Viewing articles tagged with 'Group'

Goldsmiths Centre for Contemporary Art, St James's, New Cross, London SE14 6AD

Transparent Things

Installation view of Transparent Things (2020), at Goldsmiths Centre for Contemporary Art, London

It’s not uncommon for art or exhibitions to draw upon philosophical or literary sources for inspiration. The 56th International Art Exhibition of the Venice Biennale in 2015 staged daily readings of Marx’s ‘Das Kapital’ (1867); the seed for Cally Spooner’s performance at the New Museum, New York in 2016 ‘On False Tears and Outsourcing’ was a scene from Flaubert’s ‘Madame Bovary’ (1856); and Tai Shani’s presentation at the 2019 Turner Prize was based on a 1405 text by poet Christine de Pizan. Review by Kirsty White

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BALTIC, Gateshead NE8 3BA

Animalesque / Art Across Species and Beings

Amalia Pica, Yerkish, 2018. Courtesy the artist and Herald Street Gallery. Animalesque / Art Across Species and Beings, BALTIC Centre for Contemporary Art 2019.

The curator of the show, Filipa Ramos, says that the starting point is Deleuze’s text 'Becoming-Animal', but it goes beyond the theory. Deleuze, while writing about Francis Bacon, states that between human and animal, there is a deep identity, a zone of indiscernibility, that is more profound than any sentimental identification. Review by Gulnaz Can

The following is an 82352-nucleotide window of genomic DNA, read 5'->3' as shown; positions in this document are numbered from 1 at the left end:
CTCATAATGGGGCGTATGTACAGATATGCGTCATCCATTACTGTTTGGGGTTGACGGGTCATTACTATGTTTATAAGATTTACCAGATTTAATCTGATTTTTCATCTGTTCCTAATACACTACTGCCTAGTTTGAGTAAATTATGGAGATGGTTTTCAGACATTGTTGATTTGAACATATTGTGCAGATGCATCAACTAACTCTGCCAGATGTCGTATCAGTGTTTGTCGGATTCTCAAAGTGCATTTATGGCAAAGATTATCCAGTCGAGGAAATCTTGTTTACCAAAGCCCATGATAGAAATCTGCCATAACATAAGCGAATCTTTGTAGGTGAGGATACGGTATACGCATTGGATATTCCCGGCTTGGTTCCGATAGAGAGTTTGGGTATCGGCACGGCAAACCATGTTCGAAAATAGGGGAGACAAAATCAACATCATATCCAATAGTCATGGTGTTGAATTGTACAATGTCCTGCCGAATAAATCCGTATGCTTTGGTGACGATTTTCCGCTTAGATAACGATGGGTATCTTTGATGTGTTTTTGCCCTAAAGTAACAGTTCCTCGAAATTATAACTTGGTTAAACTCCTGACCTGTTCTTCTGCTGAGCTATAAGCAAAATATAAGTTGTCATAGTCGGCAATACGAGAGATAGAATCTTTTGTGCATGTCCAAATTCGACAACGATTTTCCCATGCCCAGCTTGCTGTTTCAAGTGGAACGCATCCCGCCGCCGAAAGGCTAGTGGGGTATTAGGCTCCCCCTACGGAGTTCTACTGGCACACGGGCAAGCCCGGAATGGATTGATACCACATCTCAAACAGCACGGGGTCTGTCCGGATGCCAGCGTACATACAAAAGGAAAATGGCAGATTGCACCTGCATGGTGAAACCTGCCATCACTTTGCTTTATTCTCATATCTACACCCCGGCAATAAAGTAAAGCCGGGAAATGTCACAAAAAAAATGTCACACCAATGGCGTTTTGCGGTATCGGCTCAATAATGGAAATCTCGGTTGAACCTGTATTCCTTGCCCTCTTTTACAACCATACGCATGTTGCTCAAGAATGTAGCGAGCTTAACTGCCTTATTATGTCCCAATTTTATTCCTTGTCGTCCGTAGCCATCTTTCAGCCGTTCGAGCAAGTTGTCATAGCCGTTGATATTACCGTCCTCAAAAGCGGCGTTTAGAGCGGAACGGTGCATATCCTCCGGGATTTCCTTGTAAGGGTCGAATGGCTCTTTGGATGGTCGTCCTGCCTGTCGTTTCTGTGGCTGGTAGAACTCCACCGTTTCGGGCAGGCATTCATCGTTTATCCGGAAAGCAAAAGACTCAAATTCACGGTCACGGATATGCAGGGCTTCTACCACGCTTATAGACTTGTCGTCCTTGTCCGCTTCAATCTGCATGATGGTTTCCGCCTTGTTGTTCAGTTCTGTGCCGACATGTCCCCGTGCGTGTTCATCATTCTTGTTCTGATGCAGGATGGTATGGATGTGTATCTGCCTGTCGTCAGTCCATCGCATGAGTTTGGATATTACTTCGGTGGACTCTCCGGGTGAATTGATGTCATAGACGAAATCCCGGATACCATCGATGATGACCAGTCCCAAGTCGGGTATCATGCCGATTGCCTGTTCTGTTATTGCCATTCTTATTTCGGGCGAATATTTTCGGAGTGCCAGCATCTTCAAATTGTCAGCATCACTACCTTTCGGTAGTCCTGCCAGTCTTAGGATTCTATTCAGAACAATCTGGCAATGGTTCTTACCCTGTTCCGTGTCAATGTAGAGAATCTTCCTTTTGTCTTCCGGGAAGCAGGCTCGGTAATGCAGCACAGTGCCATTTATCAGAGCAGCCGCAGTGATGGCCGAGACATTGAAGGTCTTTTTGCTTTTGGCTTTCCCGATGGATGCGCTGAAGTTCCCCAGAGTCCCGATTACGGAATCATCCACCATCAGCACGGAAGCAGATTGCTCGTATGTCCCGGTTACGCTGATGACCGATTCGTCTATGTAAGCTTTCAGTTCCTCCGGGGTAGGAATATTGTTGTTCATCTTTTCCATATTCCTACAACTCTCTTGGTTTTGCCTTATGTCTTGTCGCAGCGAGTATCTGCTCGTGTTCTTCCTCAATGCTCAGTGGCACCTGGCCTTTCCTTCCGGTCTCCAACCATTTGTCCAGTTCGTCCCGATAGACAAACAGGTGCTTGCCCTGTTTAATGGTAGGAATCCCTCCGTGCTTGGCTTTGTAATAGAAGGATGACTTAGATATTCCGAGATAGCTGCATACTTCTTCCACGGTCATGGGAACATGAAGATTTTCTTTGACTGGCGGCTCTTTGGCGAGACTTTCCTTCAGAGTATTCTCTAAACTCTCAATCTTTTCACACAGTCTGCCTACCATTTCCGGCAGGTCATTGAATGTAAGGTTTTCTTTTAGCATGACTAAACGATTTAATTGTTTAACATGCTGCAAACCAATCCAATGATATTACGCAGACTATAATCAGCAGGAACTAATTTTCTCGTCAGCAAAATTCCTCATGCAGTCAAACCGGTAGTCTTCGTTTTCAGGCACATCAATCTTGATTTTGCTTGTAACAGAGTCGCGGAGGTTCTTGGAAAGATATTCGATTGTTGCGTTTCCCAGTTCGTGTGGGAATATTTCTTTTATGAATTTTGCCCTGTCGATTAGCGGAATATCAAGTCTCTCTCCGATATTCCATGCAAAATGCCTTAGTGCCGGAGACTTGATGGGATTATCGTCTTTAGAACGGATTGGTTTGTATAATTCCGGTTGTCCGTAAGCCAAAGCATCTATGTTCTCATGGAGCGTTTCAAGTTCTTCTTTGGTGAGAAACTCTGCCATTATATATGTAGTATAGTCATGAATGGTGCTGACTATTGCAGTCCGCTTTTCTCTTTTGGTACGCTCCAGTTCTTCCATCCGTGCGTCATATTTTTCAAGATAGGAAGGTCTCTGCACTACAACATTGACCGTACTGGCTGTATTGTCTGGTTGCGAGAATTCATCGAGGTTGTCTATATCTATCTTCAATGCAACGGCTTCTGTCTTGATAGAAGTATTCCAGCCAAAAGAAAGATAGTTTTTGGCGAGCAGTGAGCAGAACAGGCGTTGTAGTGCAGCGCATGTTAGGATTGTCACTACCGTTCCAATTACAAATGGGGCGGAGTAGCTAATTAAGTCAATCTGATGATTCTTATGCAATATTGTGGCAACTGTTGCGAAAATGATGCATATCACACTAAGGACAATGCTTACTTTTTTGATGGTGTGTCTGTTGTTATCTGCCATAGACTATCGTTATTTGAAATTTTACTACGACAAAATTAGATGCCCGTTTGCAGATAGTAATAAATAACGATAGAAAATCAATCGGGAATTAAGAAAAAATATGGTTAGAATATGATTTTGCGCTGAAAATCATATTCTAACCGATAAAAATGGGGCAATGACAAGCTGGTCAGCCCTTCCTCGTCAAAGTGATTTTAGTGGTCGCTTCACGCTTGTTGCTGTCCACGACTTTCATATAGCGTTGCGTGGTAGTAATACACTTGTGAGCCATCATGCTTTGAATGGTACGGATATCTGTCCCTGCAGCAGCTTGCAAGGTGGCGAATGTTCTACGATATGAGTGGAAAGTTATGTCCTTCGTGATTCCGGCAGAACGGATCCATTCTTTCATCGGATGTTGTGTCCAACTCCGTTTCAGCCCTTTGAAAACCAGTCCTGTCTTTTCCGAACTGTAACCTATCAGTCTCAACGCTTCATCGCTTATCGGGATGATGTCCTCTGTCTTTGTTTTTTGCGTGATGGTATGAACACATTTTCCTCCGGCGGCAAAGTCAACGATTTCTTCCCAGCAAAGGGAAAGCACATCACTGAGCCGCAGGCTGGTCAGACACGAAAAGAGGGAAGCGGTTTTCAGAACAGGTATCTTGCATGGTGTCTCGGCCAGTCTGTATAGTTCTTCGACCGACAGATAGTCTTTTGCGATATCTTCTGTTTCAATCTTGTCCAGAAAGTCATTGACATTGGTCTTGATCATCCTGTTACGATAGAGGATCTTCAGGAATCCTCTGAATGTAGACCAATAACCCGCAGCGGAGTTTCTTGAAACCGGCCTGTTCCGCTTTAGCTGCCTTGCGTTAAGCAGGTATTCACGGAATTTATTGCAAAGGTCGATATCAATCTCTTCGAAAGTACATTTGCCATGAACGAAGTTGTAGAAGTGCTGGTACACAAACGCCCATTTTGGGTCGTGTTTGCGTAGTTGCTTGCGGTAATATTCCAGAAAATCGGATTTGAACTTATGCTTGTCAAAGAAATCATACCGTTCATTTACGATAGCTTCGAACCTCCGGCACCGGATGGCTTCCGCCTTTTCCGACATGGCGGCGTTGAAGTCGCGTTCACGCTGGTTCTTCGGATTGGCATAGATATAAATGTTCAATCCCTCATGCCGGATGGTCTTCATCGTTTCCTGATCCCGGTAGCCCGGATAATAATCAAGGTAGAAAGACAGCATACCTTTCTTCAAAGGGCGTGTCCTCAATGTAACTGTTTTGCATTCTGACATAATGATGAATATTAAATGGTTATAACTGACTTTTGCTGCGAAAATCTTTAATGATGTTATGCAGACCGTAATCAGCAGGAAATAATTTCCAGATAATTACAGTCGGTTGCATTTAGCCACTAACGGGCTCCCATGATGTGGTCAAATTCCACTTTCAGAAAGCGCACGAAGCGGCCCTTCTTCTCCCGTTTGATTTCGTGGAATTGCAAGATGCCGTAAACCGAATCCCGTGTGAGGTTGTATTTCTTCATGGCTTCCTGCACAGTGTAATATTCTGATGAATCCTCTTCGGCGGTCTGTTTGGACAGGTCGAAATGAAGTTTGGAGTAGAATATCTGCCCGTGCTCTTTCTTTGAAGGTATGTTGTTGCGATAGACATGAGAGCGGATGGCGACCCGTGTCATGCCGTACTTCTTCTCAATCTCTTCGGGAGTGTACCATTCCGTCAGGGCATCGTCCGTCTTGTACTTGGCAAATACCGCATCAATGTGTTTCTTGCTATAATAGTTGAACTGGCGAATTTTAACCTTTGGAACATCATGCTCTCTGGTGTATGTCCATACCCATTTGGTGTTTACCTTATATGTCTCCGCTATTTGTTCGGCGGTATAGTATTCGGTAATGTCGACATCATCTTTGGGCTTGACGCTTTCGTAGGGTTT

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15th Fotonoviembre International Photography Festival, TEA Tenerife Espacio de las Artes and other venues

Myths Of the Near Future

Ann Lislegaard, Installation View ENTANGLEMENT, TEA Tenerife

‘Myths of the Near Future’ was the chosen theme and title of the 15th Fotonoviembre International Photography Festival directed by Laura Vallés and held at TEA Tenerife Espacio de las Artes and various other art venues in the Canary Islands. From the outset, the ambition was to reach out beyond the confines of photography in order to rethink the theory of the image and its limits, the places where it rubs up against other disciplines of knowledge like philosophy, sociology and anthropology. Review by Néstor Delgado Morales

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Stills: Centre for Photography, 23 Cockburn Street, Edinburgh, Scotland EH1 1BP

Women Photographers from The AmberSide Collection

Women Photographers from The AmberSide Collection at Stills: Centre for Photography.

This exhibition brings together works from The AmberSide Collection, works made and gathered by a collective originally born in London over 50 years ago and based in Newcastle since the late 1970s. Since then, the group has charted documentary photography in the United Kingdom and further afield, through their own photography or through work acquired, with a focus on images highlighting socio-political situations. These range from depicting the council estates of the North East to wider global scenes, always from a left leaning stance. Review by Nicola Jeffs